Glen Moray 12 Year Old

Reviewed by: Nick

Glen Moray 12 Year Old

It is quite often the case in the whisky world that what you pay for is what you get. It is usually a safe assumption that a $40 bottle will be inferior to one costing three figures. However, there are so many exceptions to this rule that I begin to wonder why us whisky fanatics spend the money we do.

Case in point is the Glen Moray 12 Year Old, a bottle that first caught my eye when I was a uni student and therefore always on the lookout for an alcoholic bargain. The Glen Moray was, quite simply, the cheapest single malt I could find in Australian bottle shops. However I was quick to discover it held a certain charm that saw it rise above many of the blends I could also afford.

There is no denying that it is a simple dram, bearing all the hallmarks of Speyside. On the nose there are notes of sweet biscuits and honey. Predictably from a whisky matured entirely in bourbon casks, there are also elements of vanilla. The palate is sweet, almost syrupy, with toffee, banana and heathery floral notes. The finish contains more vanilla, spice and Werthers-esque caramel.

The Glen Moray 12 Year Old is never likely to rack up a high score at any whisky awards shows. But in my opinion there’s absolutely nothing wrong with that. It is simply a straightforward and inoffensive whisky that punches above its weight against the larger players.

★★

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10 comments

    1. Oh they certainly have their place! Whiskies you can just – believe it or not – drink! And you make a good point – pleasant is very true (and perhaps a succinct summary of my tasting notes!). Thanks for the comment.
      Keep on waffling,
      Nick

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  1. Having been a Uni student on a budget not too long ago myself, I would definitely agree with your sentiment about this being the cheapest single malt around mate! I remember trying this back in 2010 (it was around $38 a bottle at Dan Murphy’s back then iirc) and wasn’t overly excited about it.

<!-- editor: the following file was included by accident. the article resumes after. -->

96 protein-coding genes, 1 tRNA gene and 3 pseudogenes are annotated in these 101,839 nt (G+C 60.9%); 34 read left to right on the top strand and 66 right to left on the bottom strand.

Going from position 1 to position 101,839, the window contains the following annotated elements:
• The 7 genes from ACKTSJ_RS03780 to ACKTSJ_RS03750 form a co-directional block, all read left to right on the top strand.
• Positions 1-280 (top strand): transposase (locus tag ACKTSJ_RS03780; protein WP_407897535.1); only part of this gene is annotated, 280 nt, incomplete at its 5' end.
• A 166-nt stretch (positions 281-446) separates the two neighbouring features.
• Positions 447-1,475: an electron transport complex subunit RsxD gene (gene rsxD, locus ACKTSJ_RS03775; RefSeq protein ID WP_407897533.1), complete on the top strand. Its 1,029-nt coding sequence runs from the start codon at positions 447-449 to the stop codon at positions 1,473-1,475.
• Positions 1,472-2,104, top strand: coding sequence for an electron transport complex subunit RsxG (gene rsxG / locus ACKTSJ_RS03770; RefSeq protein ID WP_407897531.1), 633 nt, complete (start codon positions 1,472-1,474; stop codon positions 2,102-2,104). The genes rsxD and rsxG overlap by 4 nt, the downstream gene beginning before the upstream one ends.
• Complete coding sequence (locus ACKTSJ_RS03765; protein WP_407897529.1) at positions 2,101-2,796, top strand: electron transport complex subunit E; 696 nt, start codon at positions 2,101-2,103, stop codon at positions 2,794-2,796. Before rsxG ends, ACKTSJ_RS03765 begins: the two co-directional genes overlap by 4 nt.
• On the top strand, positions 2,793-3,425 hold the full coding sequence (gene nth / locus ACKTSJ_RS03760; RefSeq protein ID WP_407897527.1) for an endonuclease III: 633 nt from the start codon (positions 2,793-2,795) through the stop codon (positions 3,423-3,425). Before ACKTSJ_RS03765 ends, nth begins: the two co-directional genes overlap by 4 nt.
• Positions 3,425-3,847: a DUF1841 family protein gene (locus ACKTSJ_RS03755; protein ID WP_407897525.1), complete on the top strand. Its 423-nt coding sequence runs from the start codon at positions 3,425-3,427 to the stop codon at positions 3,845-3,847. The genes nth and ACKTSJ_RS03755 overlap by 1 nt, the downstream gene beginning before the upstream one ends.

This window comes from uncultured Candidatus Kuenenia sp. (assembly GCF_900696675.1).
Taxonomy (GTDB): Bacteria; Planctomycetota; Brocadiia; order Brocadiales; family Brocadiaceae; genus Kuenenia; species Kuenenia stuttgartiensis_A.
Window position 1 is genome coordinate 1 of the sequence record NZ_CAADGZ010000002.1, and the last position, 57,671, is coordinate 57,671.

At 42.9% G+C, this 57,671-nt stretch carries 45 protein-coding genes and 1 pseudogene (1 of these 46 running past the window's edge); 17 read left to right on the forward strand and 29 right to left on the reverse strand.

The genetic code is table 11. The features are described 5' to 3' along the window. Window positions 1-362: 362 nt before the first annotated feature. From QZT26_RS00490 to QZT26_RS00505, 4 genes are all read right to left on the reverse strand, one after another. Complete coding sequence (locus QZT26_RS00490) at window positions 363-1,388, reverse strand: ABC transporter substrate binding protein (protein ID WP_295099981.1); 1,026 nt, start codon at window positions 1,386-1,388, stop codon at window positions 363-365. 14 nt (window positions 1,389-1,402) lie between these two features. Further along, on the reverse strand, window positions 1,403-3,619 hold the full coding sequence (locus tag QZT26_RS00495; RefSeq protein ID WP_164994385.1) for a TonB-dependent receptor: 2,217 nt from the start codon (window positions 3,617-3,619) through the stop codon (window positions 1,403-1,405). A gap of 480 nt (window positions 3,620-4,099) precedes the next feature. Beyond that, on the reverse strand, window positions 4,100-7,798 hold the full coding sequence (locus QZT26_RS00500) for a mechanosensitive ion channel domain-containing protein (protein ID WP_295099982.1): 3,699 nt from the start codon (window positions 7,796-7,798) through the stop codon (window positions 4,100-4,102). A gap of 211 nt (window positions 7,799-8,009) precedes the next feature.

But credit where it is due and this was and still is a decent dram if you’re on a budget and not a bad option. Interestingly, it has received a lot more care and attention under present owners La Martiniquaise than previous owners such as Glenmorangie and it is due to them that the single malt range is well known these days.

    Great review as always btw!

    Slainte!

    Brendan

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    1. A single malt under $40? Yes please! Interesting point about the present owners. I knew there was some change for them but I wasn’t sure how significant it was. I do occasionally see bottles like 25 year old port matured Glen Moray popping up. Bottles like this would certainly change my general feeling about the distillery!
      Keep on waffling,
      Nick

      Liked by 1 person

      1. Defs agree mate! La Martiniquaise have done a phenomenal job since taking over the distillery and credit has to be given to them for making the brand more well known around the world.

        And $40 for a single malt is brilliant value (when you consider that the cheapest bottle in Singapore is somewhere closer to $70) and at that price point, people will keep coming back for more surely.

        Slainte!

        Brendan

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  2. During my brief stint backpacking about Australia, my hostel friends and I purchased a bottle of this based on its price. As such I associate this bottle with hostels in Melbourne, Sydney, Byron Bay, and Brisbane. I also fondly remember that we were all pleasantly surprised at how good it was!

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